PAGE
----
A comment from Karl Gehrhardt from the Day 4 ZDT post:
If you must begin, then go all the way… I am at that point in my life with writing, gratefully. Life IS risky business, but what am I risking really? Complacency? Moments of procrastination… A false sense of comfort under my security blanket? What do I truly have to lose but time. And all those words never to be written. So much more to gain when you risk it all, including fear. Feeling philosophical. Better get goin’ while the creative juju is flowin’.
Nice, Karl. In thinking about it, sometimes fear can help spur creative thinking, even creative life decisions. You mention the specter of our eventual deaths. There’s something about that which incites us to get off our asses (actually ON our asses) and write.
I recall my last year at Yale, my 7th consecutive year of academic training. Driving up to campus and having this palpable feeling in my gut as I walked into the school from the parking lot. Something like dread. That was accompanied by a recurring image in my mind: An older version of me seated at beautiful desk, a single banker’s type lamp (I like the dark) in my study which is filled with bookcases, floor to ceiling. I am reclined in my chair, caught up in thought. And there in the corner is my guitar case, collecting dust.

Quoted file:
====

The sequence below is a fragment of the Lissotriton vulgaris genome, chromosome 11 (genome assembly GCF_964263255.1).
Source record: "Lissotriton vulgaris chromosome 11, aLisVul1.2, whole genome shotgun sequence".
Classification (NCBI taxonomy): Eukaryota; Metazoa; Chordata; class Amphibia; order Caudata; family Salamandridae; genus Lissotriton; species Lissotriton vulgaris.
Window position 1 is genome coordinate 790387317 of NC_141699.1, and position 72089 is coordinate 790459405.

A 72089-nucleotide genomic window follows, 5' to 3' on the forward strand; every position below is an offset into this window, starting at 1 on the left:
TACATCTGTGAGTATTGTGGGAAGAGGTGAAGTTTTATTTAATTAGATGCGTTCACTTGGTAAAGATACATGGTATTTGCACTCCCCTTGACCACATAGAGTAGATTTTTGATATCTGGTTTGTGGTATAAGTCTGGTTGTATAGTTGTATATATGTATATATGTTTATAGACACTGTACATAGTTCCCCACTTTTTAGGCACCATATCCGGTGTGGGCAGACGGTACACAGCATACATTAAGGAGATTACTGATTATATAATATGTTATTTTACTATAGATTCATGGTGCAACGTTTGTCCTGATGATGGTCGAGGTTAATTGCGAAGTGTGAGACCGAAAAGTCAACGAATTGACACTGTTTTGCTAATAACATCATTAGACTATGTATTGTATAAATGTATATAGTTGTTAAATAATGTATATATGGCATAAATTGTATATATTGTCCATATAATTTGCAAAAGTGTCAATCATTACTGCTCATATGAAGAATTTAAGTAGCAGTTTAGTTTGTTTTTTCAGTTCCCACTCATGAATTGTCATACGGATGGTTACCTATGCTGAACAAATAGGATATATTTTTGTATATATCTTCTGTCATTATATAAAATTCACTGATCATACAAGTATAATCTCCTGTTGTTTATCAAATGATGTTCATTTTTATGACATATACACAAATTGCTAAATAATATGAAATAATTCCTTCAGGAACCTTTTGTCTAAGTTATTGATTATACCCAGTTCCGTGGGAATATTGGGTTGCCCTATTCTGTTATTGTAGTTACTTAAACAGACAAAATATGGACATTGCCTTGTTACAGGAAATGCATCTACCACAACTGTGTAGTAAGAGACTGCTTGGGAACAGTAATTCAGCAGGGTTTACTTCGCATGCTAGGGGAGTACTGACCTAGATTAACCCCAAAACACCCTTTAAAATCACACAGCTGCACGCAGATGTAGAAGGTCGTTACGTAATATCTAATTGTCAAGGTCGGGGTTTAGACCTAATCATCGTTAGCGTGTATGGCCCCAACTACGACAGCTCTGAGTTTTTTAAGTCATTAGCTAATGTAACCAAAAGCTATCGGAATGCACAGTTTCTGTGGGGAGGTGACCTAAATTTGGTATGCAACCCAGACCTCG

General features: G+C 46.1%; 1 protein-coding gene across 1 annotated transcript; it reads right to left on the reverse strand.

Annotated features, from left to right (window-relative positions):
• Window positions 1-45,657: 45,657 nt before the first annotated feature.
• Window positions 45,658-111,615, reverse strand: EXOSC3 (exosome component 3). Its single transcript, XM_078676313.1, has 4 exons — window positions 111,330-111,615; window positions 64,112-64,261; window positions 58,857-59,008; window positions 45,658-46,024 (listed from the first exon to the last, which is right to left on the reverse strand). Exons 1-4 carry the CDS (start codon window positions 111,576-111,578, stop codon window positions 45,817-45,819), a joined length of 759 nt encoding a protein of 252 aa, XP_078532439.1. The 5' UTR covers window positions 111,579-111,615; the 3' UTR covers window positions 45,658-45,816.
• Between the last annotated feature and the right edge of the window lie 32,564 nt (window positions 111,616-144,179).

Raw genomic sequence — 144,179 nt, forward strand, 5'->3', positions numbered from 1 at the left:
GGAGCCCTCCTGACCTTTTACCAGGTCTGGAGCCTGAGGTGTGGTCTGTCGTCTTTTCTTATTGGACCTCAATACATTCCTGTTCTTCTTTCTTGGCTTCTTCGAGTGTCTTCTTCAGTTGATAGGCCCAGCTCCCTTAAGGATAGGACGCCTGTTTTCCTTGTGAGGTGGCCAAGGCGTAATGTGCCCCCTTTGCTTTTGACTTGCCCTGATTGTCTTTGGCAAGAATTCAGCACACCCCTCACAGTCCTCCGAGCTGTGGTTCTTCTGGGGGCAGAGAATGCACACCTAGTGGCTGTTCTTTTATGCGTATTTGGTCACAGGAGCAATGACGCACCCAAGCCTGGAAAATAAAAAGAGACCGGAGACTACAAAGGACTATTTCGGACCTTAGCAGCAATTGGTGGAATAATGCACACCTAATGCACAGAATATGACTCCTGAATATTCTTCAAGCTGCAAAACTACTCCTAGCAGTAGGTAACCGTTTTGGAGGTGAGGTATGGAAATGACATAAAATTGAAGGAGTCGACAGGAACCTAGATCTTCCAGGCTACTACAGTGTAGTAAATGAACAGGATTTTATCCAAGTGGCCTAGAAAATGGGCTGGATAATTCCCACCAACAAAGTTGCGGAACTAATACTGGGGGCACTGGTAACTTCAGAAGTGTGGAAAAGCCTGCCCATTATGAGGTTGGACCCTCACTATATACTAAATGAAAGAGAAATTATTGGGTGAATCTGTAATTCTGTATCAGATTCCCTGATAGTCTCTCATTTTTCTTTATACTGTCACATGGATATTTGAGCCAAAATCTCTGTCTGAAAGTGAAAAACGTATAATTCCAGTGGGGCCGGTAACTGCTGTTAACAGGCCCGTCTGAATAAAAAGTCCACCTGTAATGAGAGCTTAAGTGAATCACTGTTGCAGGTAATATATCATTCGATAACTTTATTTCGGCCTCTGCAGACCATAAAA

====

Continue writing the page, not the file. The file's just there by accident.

As I processed that with my friends and faculty, I came to realize that I was afraid if I did not pursue my interest in music, I would live to regret it.
It was that FEAR which led me to take a year off from my plan to get a Ph.D. and become a university professor in order to explore my creative aspirations.
That year has become the rest of my life.
So fear of writing, understandable, but a negative influence. However fear of NOT writing and what that prospect could mean to us, that can be a positive.
Instead of getting caught up in Negative Fear of writing — What if these pages suck? What if I embarrass myself? What if I discover I don’t have any talent? What if this is all a big waste of time? — why not invert the questions.
What will I have lost if I don’t pursue my creativity?
How much despair would I feel if I never risked being a writer?
What if I don’t take this chance?
Interesting how those type of ‘negative’ questions can transform into Positive Fear. How positive? In that they can compel us to write! Where the fear of not writing becomes greater than the fear of writing.
I had never really thought about it in those terms until the dialogue with Karl.
What do you think? Helpful or not?